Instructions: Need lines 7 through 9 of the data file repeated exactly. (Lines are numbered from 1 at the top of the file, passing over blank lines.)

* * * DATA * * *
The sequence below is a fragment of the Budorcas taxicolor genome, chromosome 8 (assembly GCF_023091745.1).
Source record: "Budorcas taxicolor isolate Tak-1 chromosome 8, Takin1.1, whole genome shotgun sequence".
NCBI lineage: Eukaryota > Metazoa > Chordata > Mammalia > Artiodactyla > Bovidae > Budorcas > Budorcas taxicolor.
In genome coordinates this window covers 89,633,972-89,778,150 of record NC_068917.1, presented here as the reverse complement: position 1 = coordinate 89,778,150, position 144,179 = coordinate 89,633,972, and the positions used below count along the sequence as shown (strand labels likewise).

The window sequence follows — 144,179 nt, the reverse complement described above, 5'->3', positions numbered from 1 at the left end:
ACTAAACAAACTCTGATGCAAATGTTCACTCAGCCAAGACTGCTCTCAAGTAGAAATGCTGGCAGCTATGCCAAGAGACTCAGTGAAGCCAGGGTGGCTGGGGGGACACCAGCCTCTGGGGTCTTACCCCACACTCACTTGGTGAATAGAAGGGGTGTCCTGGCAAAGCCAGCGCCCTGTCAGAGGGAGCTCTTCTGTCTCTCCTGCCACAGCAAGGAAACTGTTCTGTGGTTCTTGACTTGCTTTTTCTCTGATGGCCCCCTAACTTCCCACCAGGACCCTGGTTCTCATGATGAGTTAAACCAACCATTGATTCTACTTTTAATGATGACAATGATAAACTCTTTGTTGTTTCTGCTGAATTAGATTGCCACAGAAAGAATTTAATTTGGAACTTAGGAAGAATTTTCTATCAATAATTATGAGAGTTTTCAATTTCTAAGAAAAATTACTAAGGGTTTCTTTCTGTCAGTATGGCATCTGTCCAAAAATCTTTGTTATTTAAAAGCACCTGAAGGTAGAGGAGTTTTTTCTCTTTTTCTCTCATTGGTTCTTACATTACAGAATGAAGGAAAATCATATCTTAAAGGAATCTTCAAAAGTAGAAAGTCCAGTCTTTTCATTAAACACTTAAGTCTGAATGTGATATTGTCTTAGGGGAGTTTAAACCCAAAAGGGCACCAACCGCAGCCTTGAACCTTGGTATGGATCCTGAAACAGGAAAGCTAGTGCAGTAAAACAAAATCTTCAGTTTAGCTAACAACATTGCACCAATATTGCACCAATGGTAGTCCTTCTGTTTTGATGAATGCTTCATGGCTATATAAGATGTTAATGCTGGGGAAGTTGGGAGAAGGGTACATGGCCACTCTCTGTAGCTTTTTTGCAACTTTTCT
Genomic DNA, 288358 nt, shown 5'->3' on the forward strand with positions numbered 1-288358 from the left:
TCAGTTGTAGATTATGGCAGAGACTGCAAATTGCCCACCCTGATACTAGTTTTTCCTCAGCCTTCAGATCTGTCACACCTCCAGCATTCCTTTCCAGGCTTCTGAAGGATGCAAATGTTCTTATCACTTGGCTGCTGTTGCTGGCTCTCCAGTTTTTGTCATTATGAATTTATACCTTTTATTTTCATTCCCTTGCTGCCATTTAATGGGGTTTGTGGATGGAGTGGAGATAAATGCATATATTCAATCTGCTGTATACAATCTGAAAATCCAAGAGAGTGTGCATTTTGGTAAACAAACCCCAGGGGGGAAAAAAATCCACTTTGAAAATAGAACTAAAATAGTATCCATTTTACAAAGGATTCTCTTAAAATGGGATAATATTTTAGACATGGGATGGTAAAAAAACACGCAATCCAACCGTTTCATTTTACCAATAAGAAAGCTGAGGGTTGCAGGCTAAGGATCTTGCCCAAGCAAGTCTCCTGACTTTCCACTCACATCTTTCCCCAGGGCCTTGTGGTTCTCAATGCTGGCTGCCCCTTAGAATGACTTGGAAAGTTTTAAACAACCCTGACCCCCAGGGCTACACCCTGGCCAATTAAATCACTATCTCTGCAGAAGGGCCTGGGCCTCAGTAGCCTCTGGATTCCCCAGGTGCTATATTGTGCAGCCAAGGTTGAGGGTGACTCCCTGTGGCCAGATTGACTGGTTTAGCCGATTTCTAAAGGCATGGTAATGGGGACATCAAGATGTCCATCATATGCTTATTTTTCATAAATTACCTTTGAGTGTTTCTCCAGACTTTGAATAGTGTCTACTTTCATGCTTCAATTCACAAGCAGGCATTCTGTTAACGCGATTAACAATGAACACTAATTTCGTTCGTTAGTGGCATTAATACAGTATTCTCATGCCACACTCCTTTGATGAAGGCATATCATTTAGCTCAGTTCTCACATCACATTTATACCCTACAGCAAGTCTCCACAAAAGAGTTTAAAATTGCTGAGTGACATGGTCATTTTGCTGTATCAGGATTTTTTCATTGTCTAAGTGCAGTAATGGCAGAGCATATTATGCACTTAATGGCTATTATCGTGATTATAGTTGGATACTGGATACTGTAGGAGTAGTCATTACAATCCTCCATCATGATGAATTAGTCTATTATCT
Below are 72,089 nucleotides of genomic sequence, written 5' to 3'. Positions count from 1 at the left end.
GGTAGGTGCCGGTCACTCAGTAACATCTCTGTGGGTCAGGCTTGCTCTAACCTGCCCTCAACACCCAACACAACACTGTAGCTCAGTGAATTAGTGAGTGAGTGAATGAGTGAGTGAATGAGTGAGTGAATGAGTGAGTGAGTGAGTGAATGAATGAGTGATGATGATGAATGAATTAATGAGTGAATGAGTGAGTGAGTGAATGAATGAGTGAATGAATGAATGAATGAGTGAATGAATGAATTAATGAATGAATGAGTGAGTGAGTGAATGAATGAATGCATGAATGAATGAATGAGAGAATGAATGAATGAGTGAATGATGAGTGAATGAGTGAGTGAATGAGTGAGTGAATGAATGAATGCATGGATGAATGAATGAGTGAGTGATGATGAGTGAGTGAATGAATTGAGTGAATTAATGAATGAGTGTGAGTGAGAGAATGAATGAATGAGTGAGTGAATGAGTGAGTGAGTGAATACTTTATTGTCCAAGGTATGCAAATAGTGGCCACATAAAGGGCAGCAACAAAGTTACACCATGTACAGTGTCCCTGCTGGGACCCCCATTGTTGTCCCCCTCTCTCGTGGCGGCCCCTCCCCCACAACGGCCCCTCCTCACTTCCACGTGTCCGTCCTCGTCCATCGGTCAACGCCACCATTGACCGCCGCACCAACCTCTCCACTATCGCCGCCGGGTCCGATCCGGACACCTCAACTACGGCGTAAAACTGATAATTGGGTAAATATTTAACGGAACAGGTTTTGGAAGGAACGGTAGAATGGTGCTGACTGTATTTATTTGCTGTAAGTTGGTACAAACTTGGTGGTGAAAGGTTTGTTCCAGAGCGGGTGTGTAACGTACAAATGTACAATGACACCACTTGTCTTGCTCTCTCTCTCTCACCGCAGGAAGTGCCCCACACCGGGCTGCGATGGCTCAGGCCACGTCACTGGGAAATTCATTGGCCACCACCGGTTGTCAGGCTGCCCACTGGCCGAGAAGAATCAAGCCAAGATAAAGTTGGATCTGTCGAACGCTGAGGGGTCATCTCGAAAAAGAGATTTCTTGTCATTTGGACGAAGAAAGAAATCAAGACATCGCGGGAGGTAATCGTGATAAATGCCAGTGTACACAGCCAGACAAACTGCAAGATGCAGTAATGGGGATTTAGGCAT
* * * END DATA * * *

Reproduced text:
Genomic DNA, 288358 nt, shown 5'->3' on the forward strand with positions numbered 1-288358 from the left:
TCAGTTGTAGATTATGGCAGAGACTGCAAATTGCCCACCCTGATACTAGTTTTTCCTCAGCCTTCAGATCTGTCACACCTCCAGCATTCCTTTCCAGGCTTCTGAAGGATGCAAATGTTCTTATCACTTGGCTGCTGTTGCTGGCTCTCCAGTTTTTGTCATTATGAATTTATACCTTTTATTTTCATTCCCTTGCTGCCATTTAATGGGGTTTGTGGATGGAGTGGAGATAAATGCATATATTCAATCTGCTGTATACAATCTGAAAATCCAAGAGAGTGTGCATTTTGGTAAACAAACCCCAGGGGGGAAAAAAATCCACTTTGAAAATAGAACTAAAATAGTATCCATTTTACAAAGGATTCTCTTAAAATGGGATAATATTTTAGACATGGGATGGTAAAAAAACACGCAATCCAACCGTTTCATTTTACCAATAAGAAAGCTGAGGGTTGCAGGCTAAGGATCTTGCCCAAGCAAGTCTCCTGACTTTCCACTCACATCTTTCCCCAGGGCCTTGTGGTTCTCAATGCTGGCTGCCCCTTAGAATGACTTGGAAAGTTTTAAACAACCCTGACCCCCAGGGCTACACCCTGGCCAATTAAATCACTATCTCTGCAGAAGGGCCTGGGCCTCAGTAGCCTCTGGATTCCCCAGGTGCTATATTGTGCAGCCAAGGTTGAGGGTGACTCCCTGTGGCCAGATTGACTGGTTTAGCCGATTTCTAAAGGCATGGTAATGGGGACATCAAGATGTCCATCATATGCTTATTTTTCATAAATTACCTTTGAGTGTTTCTCCAGACTTTGAATAGTGTCTACTTTCATGCTTCAATTCACAAGCAGGCATTCTGTTAACGCGATTAACAATGAACACTAATTTCGTTCGTTAGTGGCATTAATACAGTATTCTCATGCCACACTCCTTTGATGAAGGCATATCATTTAGCTCAGTTCTCACATCACATTTATACCCTACAGCAAGTCTCCACAAAAGAGTTTAAAATTGCTGAGTGACATGGTCATTTTGCTGTATCAGGATTTTTTCATTGTCTAAGTGCAGTAATGGCAGAGCATATTATGCACTTAATGGCTATTATCGTGATTATAGTTGGATACTGGATACTGTAGGAGTAGTCATTACAATCCTCCATCATGATGAATTAGTCTATTATCT
Below are 72,089 nucleotides of genomic sequence, written 5' to 3'. Positions count from 1 at the left end.